USA Increases Medal Lead, South Africa Makes Up Ground on Day 5 of WUGs


  • July 4th-9th, 2019
  • Napoli, Italy
  • LCM (50m)
  • Live Stream: Olympic Channel (in US), Rai Sport (in Italy)
  • Entry Lists & Live Results

If Universiade Records counted equally as much as gold medals, South Africa would have won the day on day five of the World University Games. Records aside, South Africa came away with two more gold medals.

First, in the 200 breaststroke, Tatjana Schoenmaker swam a 2:22.92 for gold over the USA’s Emily Escobedo and Japan’s Kanako Watanabe. Then, later in the session, Tayla Lovemore won the women’s 100 butterfly in 58.74, just edging Team USA’s Dakota Luther (58.82) and Germany’s Lisa Hoepink (58.87). On Friday, Lovemore won the women’s 50 fly, setting a new South African record in 26.25. Schoenmaker also won the 100 breast a couple days ago, delivering a new National Record in 1:06.32.

In the prelims of the men’s 50 breaststroke, Michael Houlie became the first WUGs competitor to ever go sub-27 in this competition. He followed that up with another record swim in the semifinals this evening, producing a 26.82 to take the top spot in finals by a massive half-second margin over Russia’s Kirill Prigoda and USA’s 100 breaststroke champion Ian Finnerty. Houlie will be the heavy favorite for the gold in tomorrow’s championship final, but until then, the South African team will have to wait for its next gold medal.

The United States won every silver medal available on day 5 of the competition. Nick Norman finished 2nd in the men’s 800 freestyle to capture the USA’s first medal of the day, just behind Anton Nikitin of Russia, who brought home Russia’s one and only medal on day 5. Emily Escobedo then nabbed 2nd in the 200 breast, while Zach Apple and Tate Jackson went 1-2 in the 100 freestyle, securing the Americans their only gold of the session. In the last championship final of the evening, Dakota Luther picked up silver in the 100 fly, just behind South Africa’s Tayla Lovemore.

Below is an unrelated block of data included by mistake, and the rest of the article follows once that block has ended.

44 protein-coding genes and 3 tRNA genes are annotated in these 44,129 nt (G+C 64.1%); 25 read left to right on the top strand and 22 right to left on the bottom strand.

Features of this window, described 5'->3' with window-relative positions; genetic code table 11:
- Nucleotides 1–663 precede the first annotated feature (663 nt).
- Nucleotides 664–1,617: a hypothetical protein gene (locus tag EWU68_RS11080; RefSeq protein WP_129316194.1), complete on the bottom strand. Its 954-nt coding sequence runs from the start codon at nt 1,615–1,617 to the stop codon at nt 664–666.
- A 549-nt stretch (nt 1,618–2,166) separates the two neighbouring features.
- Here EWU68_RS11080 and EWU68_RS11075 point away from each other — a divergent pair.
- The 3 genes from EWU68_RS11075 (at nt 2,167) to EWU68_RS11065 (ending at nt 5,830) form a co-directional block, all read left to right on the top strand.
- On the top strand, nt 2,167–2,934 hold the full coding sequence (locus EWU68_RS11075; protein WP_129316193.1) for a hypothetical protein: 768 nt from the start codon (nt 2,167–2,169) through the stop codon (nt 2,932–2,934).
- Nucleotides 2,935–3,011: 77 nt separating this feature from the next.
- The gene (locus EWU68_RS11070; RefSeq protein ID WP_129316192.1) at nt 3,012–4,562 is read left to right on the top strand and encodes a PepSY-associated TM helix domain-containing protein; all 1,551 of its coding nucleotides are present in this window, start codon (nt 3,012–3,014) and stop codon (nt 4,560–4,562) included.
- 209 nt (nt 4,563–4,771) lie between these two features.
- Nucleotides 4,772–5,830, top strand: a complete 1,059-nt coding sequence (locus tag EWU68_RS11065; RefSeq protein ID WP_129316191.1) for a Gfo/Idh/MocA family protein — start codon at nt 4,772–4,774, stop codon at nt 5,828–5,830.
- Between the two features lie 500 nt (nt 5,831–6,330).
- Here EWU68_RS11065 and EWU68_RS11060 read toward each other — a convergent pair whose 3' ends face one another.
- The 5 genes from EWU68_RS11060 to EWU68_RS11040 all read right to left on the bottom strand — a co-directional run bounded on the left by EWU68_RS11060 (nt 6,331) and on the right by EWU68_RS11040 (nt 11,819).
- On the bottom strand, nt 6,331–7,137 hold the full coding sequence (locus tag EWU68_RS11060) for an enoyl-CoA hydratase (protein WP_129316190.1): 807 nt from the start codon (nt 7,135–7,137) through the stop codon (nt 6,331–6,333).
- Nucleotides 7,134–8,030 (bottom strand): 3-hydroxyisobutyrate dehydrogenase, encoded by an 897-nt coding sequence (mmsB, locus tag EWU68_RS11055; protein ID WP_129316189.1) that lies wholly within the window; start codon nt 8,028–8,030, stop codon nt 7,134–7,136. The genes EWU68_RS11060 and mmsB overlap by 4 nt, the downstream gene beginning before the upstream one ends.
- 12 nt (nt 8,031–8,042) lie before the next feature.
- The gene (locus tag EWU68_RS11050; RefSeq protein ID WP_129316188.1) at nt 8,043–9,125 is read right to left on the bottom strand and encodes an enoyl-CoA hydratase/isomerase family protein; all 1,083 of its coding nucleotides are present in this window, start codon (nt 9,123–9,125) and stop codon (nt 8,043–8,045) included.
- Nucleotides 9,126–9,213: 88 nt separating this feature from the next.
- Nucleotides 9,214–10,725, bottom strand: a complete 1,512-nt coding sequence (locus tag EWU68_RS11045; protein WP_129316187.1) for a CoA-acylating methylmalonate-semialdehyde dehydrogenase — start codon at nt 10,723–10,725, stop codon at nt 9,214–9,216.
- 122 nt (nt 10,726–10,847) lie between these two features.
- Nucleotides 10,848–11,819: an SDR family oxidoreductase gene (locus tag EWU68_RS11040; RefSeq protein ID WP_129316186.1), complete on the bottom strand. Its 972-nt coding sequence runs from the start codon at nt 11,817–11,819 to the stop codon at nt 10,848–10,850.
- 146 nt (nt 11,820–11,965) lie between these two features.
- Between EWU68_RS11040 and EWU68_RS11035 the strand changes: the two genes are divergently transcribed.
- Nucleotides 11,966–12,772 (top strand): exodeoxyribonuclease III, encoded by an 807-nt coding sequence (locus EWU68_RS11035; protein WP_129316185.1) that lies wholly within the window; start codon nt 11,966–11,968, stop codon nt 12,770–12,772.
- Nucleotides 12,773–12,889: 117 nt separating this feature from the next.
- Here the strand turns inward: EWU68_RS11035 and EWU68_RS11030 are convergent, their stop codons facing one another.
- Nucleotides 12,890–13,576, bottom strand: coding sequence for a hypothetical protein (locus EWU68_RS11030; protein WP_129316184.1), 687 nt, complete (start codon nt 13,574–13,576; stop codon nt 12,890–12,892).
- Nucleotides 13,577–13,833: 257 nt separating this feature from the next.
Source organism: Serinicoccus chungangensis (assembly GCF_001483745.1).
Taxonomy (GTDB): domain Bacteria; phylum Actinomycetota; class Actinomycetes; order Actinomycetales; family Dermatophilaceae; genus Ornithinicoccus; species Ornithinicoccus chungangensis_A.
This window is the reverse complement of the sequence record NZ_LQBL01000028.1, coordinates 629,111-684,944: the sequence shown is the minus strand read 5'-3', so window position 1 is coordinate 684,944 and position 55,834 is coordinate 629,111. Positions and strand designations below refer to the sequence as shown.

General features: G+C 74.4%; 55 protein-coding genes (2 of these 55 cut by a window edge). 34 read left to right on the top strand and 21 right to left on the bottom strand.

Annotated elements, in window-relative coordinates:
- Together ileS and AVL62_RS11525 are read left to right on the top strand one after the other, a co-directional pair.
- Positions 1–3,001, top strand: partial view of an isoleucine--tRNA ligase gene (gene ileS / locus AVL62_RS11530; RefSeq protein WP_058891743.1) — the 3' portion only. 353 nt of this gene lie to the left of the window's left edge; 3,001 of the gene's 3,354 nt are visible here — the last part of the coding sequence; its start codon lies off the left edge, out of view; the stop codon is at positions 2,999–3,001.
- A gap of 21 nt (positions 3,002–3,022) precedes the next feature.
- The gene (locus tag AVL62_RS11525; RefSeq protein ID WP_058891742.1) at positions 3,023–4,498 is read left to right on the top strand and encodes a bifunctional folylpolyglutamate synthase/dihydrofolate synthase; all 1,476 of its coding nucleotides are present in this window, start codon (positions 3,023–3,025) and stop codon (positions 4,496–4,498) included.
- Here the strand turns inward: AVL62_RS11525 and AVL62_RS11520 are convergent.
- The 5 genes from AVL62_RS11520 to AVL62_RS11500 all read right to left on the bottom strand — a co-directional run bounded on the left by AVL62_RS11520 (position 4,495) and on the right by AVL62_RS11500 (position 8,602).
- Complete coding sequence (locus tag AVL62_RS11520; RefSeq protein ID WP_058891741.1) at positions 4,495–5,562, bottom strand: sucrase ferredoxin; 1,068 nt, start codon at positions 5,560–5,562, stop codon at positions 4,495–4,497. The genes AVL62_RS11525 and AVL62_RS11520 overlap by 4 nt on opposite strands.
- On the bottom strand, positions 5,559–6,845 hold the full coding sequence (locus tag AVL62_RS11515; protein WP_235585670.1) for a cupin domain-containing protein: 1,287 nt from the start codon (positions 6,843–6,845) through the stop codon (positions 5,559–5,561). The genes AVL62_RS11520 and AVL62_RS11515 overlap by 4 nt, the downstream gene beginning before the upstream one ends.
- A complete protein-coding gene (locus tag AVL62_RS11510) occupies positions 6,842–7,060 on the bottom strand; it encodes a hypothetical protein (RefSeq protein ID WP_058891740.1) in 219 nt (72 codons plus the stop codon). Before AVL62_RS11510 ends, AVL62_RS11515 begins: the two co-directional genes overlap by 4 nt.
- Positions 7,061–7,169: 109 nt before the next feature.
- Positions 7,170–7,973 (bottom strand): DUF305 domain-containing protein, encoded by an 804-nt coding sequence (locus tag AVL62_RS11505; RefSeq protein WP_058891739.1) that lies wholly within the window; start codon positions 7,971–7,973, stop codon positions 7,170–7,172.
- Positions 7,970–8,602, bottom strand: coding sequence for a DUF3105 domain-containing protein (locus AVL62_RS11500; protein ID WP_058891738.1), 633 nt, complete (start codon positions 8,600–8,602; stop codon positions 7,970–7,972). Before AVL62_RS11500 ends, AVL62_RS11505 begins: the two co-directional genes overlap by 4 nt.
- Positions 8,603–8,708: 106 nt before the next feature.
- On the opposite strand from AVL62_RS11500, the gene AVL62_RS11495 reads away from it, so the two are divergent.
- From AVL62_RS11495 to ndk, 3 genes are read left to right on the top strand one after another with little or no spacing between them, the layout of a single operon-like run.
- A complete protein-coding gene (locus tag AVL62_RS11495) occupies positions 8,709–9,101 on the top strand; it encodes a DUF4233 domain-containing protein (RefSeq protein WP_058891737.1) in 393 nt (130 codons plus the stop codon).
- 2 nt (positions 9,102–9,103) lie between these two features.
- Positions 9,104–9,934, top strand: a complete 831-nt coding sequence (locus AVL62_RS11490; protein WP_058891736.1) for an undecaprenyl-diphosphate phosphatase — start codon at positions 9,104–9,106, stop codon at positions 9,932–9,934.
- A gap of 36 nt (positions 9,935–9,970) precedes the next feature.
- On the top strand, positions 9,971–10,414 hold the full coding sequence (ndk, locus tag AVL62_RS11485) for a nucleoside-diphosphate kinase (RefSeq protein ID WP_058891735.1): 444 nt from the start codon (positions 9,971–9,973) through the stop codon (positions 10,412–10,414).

Poland got on the board with a bronze medal in the 800 free, courtesy of Filip Zaborowski; Germany nabbed a bronze medal in the 100 fly thanks to Lisa Hoepink; and Brazil picked up its first bronze of the competition by way of Marco Ferreira‘s 48.57.


1 USA 11 8 5 24 1
2 South Africa 5 0 0 5 5
3 Russia 4 3 3 10 3
4 Japan 3 5 5 13 2
5 Great Britain 1 1 1 3 6
6 Australia 1 1 0 2 7 (tie)
7 Sweden 1 0 0 1 8 (tie)
8 Italy 0 3 5 8 4
9 Brazil 0 1 1 2 7 (tie)
10 (tie) France 0 1 0 1 8 (tie)
10 (tie) Germany 0 1 0 1 8 (tie)
12 (tie) Belarus 0 0 1 1 8 (tie)
12 (tie) Poland 0 0 1 1 8 (tie)
12 (tie) South Korea 0 0 1 1 8 (tie)
12 (tie) Taiwan 0 0 1 1 8 (tie)
Totals 26 24 24 74

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Running start to touch backstroke flags

USA tied with China. Both have 11 golds. Or, have NCAA score diving separately and confirm Cal swimming dynasty… Can’t have both.

Just one thing

There are so many things wrong with this comment it’s hard to point all of them out.


U.S. 24
Australia 2

About Reid Carlson

Reid Carlson

Reid Carlson originally hails from Clay Center, Kansas, where he began swimming at age six.  At age 14 he began swimming club year-round and later with his high school team, making state all four years.  He was fortunate enough to draw the attention of Kalamazoo College where he went on to …

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